WHY HE’S DOING IT — Manchin has been vilified by the left for 18 months as a corporate shill unconcerned about the climate emergency and intent, in the words of Sen. BERNIE SANDERS (I-Vt.), on “sabotaging” President JOE BIDEN’s policies. Overnight he has become the author of the most significant carbon-reducing legislation in history and the savior of Biden’s legislative agenda.

Politically, pivoting from saboteur to savior is awful for Manchin back in West Virginia, where Biden’s approval rating is nineteen percent.

That’s why on Wednesday, when he announced the deal, Manchin said, “Build Back Better is dead,” and framed the new reconciliation bill around four issues: inflation reduction, deficit reduction, energy production and “compromise.” The full Ginsburg was scheduled to hammer home the Manchin messaging of the new bill, rather than the Pelosi-Schumer-Biden messaging of it.

“The Biden agenda is not super popular in West Virginia,” noted a source familiar with Manchin’s thinking going into tomorrow’s five-show marathon. “But he has a story he needs to tell about why this is good for America. And it’s different than the rest of the Democratic caucus.”

“He’s going to talk about permitting and why we need more of it at home. And he’s the only person who is going to be talking about this as an energy production deal. Biden’s poll numbers are in the teens in West Virginia, so anything branded as a Biden deal is not great. Fox is out there talking about how we are raising taxes on coal production, which is not true. So he needs to scream this from the mountain top, and he only has a couple of days to do it,” the source added.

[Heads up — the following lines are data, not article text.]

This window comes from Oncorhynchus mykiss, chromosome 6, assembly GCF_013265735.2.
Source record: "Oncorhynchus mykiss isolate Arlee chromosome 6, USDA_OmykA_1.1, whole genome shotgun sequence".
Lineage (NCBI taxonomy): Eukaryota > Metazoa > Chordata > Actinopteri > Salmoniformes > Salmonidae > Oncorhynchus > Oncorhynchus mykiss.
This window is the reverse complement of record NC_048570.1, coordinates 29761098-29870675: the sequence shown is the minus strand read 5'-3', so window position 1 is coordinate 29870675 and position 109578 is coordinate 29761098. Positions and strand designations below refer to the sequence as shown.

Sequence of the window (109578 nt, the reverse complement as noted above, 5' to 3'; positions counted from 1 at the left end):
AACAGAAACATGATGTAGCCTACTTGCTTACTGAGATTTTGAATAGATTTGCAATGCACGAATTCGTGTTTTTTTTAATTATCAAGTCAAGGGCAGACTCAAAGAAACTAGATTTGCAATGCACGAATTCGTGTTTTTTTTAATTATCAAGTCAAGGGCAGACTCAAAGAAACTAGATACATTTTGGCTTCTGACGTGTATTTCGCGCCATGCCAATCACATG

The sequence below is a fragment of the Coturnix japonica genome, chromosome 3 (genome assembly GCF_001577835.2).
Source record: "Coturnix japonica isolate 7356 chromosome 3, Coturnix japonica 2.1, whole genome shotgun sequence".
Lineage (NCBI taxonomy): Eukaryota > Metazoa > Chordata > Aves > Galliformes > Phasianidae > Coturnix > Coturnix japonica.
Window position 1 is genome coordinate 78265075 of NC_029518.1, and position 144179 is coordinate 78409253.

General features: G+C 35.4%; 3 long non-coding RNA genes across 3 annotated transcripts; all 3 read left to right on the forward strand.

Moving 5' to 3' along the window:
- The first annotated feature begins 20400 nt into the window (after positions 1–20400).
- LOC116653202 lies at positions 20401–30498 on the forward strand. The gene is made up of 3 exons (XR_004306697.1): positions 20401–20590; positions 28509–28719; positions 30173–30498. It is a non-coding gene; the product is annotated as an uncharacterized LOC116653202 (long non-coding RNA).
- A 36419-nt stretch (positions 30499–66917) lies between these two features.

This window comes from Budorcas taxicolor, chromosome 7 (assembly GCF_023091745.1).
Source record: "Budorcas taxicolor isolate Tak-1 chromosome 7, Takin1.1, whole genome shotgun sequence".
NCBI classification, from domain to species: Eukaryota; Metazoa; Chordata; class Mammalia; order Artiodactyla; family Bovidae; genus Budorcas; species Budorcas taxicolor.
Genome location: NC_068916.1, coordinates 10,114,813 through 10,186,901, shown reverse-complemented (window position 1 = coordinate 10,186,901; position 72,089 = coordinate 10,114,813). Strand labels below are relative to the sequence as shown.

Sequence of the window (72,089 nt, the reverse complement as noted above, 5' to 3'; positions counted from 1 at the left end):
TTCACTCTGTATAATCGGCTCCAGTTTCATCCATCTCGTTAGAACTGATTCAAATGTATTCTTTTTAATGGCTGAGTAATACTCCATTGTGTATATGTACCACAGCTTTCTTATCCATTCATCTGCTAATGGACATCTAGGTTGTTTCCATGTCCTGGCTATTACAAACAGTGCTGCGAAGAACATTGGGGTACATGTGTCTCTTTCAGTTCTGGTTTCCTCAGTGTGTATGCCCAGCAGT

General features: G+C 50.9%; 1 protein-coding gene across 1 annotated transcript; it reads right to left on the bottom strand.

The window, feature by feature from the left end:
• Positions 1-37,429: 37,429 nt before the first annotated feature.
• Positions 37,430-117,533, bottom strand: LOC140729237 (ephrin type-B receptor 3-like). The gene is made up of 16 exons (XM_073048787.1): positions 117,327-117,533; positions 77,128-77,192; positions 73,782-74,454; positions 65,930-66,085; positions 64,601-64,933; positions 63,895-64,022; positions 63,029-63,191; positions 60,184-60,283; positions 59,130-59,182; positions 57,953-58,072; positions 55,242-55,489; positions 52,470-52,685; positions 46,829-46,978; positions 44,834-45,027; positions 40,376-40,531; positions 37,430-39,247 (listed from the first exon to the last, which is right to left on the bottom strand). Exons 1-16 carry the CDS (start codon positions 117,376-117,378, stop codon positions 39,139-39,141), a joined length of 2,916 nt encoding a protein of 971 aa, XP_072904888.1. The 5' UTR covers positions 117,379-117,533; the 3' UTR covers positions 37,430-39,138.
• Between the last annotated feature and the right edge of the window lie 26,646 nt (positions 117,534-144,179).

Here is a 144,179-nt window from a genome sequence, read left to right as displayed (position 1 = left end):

Senate Majority Leader CHUCK SCHUMER has promised to bring the new Manchin-approved reconciliation bill to the floor next week.

Expect Manchin to tout several major policy victories for West Virginia, including a permanent extension of the black lung disability trust fund, which lapsed in 2021; $5 billion to upgrade existing coal-powered plants, which most climate activists would rather shut down; and a special carveout that makes tax credits in the bill more valuable if they are used in coal communities.

We also expect Manchin to play down any insinuation that he was coaxed or pressured into the climate and taxes deal by other senators or outside advisers. Two good pieces today lay out what that campaign looked like:

Zack Colman, Josh Siegel and Kelsey Tamborrino report that the effort included a call from BILL GATES, advocacy from companies that wanted to build in West Virginia and testimony from conservative economists about how policies in the new package would affect inflation.

WaPo’s Tony Romm and Jeff Stein report on some of the many senators who tried to revive climate talks with Manchin, and include this exchange between Sen. CHRIS COONS (D-Del.) and Manchin:

Coons: “I can’t think of a better way for you to prove [Democratic detractors] wrong than to sign off on a bold climate deal. Prove every critic wrong.”

Manchin: “It would be like hitting a homer in the bottom of the ninth, wouldn’t it?”